Geotechnical Extreme Events Reconnaissance
Turning Disaster into Knowledge

Sponsored by the National Science Foundation
GEER Contact: Anne Lemnitzer, PhD., UC Irvine,
Kevin Franke, PhD., Brigham Young University,

GEER Responds to Yellowstone Floods to Document its Impacts: A team from the Geotechnical Extreme Events Reconnaissance (GEER) Association, supported by the National Science Foundation, was mobilized to investigate the potential impacts of the widespread flooding as a result of the heavy rainfall and snowmelt that occurred in southern Montana and northern Wyoming during June 10-13, 2022. GEER members have been working closely with local engineers and scientists in the area since the onset of the flooding, which include upcoming site visits to the flooded regions June 30-July 4.

GEER members Anne Lemnitzer (UC Irvine) and Kevin Franke (BYU) have led the coordinated response to the flooding event in order to gain a better understanding of the resulting impacts on geo-structures, such as bridges, retaining walls, dykes, and embankments. Advancing performance-based engineering for infrastructure requires that we understand changes that result from the widespread flooding that occurred in Montana and Wyoming and its relationship to future extreme events. Also participating in the investigation are GEER members Dr. Michael Gardner (University of Nevada-Reno), Dr. Nina Stark (Virginia Tech), Dr. Jonathan Hubler (Villanova University), Dr. Bret Lingwall (South Dakota School of Mines and Technology), Brandon Quinn (ECS Mid-Atlantic, LLC) and Elliot Nichols (Georgia Tech). These engineers will work with European experts to compile as much data as possible and document both failures and performance of infrastructure during the flood event.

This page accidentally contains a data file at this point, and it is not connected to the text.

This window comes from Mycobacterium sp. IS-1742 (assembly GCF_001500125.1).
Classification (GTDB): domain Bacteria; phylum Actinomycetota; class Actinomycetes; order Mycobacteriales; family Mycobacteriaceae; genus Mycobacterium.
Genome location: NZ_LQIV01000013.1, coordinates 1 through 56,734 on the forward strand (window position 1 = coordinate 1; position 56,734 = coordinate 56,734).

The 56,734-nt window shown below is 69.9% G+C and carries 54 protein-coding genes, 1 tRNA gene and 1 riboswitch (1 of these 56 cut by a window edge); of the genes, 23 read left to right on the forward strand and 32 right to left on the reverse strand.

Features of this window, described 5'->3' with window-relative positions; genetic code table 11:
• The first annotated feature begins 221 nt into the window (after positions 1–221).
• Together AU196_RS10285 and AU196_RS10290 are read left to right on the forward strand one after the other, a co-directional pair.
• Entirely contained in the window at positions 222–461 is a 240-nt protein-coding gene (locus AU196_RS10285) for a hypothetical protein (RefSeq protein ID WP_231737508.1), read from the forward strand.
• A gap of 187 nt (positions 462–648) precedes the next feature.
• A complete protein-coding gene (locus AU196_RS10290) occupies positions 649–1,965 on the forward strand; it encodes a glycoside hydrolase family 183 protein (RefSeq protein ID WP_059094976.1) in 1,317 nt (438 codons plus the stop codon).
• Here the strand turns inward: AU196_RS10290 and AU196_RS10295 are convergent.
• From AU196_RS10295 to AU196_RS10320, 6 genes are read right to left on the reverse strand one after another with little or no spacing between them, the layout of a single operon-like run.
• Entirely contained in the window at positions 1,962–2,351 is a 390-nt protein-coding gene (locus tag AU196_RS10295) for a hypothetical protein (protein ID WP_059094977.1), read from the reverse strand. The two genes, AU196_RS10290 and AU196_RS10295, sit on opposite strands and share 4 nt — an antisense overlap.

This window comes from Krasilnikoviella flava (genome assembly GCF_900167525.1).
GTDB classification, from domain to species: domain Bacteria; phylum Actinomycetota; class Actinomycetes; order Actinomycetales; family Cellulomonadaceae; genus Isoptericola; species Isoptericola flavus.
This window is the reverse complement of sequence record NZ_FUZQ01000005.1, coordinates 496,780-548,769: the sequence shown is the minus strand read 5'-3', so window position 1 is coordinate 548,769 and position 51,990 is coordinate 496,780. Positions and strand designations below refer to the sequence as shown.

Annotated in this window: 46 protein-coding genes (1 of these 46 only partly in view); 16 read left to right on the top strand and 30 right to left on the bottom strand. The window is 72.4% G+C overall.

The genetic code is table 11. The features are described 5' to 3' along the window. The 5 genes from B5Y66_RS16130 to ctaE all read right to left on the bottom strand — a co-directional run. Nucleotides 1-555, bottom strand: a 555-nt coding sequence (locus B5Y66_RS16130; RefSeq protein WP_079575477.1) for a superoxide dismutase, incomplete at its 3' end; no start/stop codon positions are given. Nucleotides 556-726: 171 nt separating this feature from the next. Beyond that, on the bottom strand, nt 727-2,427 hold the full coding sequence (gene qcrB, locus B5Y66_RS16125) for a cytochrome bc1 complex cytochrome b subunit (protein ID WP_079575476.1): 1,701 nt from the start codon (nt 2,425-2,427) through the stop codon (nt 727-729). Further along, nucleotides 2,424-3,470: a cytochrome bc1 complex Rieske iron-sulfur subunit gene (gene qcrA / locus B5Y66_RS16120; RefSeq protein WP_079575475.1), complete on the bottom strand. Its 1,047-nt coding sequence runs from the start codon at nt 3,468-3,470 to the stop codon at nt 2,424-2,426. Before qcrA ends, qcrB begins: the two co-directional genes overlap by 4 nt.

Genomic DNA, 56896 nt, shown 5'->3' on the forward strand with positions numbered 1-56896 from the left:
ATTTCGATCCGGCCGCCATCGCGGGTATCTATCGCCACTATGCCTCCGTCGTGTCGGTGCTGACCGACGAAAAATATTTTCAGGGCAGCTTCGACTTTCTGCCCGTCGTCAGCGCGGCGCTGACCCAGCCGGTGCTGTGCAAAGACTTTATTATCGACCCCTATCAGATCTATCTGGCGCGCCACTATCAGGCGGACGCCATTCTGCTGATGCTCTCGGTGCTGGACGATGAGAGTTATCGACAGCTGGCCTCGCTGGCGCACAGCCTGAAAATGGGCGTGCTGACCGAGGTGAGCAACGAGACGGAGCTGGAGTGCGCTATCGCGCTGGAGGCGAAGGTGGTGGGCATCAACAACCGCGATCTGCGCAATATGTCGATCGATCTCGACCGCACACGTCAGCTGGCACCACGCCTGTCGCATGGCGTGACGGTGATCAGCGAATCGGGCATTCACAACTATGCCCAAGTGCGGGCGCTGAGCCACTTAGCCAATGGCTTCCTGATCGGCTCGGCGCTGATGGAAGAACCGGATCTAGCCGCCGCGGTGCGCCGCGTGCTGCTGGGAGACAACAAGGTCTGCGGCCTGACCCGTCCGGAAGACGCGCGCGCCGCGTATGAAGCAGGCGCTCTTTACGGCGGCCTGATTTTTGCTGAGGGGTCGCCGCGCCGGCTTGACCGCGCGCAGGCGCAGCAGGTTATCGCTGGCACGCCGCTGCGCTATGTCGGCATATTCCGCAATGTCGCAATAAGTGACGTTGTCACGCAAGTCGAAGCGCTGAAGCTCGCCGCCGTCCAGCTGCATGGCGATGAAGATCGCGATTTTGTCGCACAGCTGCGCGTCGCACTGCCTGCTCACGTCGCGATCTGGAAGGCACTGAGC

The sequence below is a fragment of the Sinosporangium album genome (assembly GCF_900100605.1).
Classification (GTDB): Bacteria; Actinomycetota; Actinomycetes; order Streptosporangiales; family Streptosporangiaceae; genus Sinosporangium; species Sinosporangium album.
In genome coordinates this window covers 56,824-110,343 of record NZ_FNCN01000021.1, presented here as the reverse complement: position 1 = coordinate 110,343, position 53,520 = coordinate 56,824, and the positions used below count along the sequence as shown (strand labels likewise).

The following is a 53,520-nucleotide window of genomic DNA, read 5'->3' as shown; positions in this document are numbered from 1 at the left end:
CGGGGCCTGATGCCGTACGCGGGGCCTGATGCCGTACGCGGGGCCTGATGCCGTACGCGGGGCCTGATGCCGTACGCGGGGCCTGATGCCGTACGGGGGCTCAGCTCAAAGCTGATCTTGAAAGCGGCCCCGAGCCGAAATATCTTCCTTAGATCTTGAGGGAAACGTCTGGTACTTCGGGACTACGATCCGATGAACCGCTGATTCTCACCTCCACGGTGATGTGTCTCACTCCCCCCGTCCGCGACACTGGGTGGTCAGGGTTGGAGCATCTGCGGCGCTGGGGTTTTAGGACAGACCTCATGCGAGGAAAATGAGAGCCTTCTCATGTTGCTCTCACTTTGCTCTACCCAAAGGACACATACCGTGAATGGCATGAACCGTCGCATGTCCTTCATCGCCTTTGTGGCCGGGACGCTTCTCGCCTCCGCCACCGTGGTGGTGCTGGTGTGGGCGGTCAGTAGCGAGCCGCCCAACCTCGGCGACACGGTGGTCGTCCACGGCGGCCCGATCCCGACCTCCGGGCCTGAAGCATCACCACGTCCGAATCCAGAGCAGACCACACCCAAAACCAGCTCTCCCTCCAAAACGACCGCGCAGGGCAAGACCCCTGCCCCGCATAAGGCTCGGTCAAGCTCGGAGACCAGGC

Extreme events engineering is an experience-driven field in which perishable data that can be used to advance our understanding should be systematically collected immediately following the event. The team collected data using a variety of tools and will collaborate with local engineering practitioners and scientists. Documenting this extreme event and making the key lessons learned publicly available contribute significantly to advancing research and practice in engineering.

After the field investigation is complete, observations and findings will be posted on the GEER website. Additional information on GEER is available at: